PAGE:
‘He is a tool’: GST war escalates as states trade barbs

Callum Godde and Maeve Bannister |

Victorian treasurer Tim Pallas has returned fire after the NSW Premier slammed its share of the GST.
Victorian treasurer Tim Pallas has returned fire after the NSW Premier slammed its share of the GST.

An internal Labor bun fight over the annual GST carve-up has escalated as Victoria’s treasurer branded the NSW premier a “tool” in response to claims Australia’s most populous state is being short-changed.

The Commonwealth Grants Commission on Tuesday announced the recommended 2024/25 GST distribution, with the national take estimated to grow to $89 billion from about $85 billion in 2023/24.

Under the distribution, NSW and Queensland’s share of the GST pool will fall because rising coal royalties have put them in stronger budgetary positions.

Victoria will get nearly $3.7 billion more than in 2023/24, while NSW will have to make do with $310 million less.

The carve-up has led to a civil war between the Labor states, with NSW Premier Chris Minns on Thursday describing Victoria as a welfare state taking “money from the pockets of NSW families”.

Victorian Treasurer Tim Pallas returned fire on Friday, saying not a single dollar of NSW GST was headed south of the border and calling Mr Minns “mathematically challenged”. 

“He might not be the sharpest tool in the shed but he is a tool,” he told reporters in Melbourne.

Victorian Treasurer Tim Pallas
Tim Pallas didn’t hold back when asked about Chris Minns’ aptitute for analysing the GST carve-up. (James Ross/AAP PHOTOS)

“He has totally got the GST break-up wrong.”

Referencing Mr Minns’ “welfare state” barb, Mr Pallas suggested NSW had been an infrastructure “welfare recipient” from the Commonwealth at Victoria’s expense for decades.

“It’s just so Sydney of the premier of NSW to scream outrage about the fact we’re coming close to getting a reasonable GST share and bemoan Melbourne’s success,” Mr Pallas added.

“It demeans him, it belittles his state.”

But the NSW premier doubled down with his criticism, repeatedly questioning whether the unfavourable carve-up was “planned or accidental”, and saying the entire GST system needed fixing.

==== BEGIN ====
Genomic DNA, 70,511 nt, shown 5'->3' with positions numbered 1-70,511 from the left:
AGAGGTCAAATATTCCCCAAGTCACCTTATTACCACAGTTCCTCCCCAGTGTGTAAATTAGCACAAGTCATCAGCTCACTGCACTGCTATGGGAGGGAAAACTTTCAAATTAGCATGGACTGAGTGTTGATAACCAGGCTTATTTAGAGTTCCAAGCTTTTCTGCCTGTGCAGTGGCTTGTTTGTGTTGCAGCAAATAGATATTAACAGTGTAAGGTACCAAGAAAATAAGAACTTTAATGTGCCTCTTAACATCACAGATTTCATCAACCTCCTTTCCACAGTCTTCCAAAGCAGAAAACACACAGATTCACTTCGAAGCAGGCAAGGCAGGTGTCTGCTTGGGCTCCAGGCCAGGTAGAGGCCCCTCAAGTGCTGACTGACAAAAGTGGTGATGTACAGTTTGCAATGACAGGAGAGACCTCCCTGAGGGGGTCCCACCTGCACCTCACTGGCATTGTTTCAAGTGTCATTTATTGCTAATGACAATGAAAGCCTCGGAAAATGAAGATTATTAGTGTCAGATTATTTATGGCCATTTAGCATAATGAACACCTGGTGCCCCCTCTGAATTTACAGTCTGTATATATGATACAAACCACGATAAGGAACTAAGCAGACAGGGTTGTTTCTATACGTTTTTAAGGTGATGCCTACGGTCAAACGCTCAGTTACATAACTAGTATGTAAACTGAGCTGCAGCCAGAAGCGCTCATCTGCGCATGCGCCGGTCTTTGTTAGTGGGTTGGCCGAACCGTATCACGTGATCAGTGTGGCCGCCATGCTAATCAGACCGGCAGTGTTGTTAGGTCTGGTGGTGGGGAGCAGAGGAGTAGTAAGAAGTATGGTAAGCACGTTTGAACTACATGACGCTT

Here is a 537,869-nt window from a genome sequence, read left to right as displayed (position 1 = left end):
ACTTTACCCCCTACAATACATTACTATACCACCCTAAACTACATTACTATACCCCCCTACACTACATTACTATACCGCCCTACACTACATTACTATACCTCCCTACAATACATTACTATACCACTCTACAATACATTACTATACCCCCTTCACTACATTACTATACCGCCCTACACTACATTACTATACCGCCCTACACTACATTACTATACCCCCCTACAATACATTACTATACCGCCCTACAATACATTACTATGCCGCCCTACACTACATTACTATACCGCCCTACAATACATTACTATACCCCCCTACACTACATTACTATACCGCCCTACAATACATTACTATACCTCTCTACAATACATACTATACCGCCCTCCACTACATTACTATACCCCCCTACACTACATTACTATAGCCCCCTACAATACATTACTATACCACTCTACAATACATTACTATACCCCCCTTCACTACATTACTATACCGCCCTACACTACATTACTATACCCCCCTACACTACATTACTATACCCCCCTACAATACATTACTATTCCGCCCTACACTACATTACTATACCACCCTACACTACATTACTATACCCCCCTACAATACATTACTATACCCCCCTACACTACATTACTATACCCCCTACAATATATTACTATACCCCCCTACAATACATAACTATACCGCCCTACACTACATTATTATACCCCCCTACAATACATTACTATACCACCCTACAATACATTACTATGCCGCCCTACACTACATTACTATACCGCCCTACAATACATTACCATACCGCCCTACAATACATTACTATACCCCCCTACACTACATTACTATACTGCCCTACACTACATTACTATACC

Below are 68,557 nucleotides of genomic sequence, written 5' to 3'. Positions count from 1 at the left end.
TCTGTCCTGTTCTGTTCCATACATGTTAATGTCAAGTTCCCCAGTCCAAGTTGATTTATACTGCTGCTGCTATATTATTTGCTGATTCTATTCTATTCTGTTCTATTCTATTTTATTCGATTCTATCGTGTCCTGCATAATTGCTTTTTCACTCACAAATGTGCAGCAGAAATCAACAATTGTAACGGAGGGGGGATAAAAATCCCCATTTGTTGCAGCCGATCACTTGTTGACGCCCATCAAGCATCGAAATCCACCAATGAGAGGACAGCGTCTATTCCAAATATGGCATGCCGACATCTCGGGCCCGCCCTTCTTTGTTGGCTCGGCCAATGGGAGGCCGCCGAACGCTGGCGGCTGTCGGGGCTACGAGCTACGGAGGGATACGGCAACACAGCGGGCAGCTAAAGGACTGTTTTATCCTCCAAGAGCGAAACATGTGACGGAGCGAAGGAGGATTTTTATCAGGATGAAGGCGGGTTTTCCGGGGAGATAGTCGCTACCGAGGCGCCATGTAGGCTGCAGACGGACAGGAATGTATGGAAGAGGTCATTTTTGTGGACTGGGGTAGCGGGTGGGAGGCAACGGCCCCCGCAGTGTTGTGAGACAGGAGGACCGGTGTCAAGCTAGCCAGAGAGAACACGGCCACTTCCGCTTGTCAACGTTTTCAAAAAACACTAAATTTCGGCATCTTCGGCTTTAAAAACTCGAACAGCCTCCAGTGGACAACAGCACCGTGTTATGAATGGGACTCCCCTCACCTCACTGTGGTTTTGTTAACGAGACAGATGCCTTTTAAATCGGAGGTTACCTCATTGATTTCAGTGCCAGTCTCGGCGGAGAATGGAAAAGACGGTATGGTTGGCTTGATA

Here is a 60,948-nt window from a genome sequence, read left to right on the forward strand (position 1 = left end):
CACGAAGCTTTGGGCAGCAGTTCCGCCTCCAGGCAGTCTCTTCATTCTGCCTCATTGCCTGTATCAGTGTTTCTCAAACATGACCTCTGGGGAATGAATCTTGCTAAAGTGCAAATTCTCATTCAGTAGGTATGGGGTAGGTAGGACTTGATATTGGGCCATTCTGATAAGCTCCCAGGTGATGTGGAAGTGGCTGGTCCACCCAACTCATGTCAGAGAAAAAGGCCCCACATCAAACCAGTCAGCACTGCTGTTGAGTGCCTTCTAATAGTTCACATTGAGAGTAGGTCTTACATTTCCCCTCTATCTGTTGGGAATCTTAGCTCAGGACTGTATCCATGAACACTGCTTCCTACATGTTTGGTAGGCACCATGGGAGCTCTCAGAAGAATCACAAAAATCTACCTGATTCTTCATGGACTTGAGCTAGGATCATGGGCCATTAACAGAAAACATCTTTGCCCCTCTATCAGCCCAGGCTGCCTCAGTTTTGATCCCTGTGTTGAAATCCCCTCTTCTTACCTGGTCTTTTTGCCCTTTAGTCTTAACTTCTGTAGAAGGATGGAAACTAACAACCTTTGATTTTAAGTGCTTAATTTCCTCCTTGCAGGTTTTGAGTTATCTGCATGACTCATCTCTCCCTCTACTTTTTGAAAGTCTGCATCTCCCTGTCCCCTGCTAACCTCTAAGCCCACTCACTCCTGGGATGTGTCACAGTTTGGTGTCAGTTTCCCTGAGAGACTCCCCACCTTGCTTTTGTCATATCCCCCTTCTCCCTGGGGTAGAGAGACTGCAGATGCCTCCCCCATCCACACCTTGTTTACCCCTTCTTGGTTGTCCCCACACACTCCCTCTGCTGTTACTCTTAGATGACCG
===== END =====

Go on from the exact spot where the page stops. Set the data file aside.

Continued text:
“The only thing worse than Victoria taking our money is them crying about it afterwards,” he told reporters on Friday.

Mr Minns has called for GST to be split on a per-capita basis, with additional funds distributed via grants to states and territories that needed further support.

Such a system would benefit the larger states, which receive less in GST per resident than they raise, but would lead to South Australia, Tasmania, the ACT and Northern Territory pocketing less.

“When the states sit down to eat, NSW can’t eat last every single time,” Mr Minns said.

“This is public money, it’s not government money, it’s owned by the people of Australia and it should be distributed in a fair way.” 

But the idea was quickly shot down by Mr Pallas.

“It really just drips of entitlement and selfishness,” he said, adding Victoria remained committed to ceding some of its GST revenue to poorer states.

The war of words came ahead of a virtual meeting between state and federal treasurers on Friday when NSW Treasurer Daniel Mookhey formally pitched moving to a per-capita GST formula to eliminate wild fluctuations, with the federal government picking up the slack to compensate smaller states.

“A system this absurd cannot last,” he said in a statement.

“It is not set in stone and it is time for it to change.”

NSW Treasurer Daniel Mookhey
Daniel Mookhey says the current formula for splitting the GST revenue is absurd. (Dean Lewins/AAP PHOTOS)

Prime Minister Anthony Albanese earlier deflected when asked to rule out changing the system to redistributed GST based on population size.

“Every year there is some criticism of the process, but it’s at arm’s length from government,” he told Adelaide radio station FiveAA.

Deputy opposition leader Sussan Ley labelled the GST fight “blokey” and urged state leaders to have constructive talks.

“This is all sounding a bit shouty and loud and I would suggest to the Labor leaders that maybe they dial down the testosterone,” she said.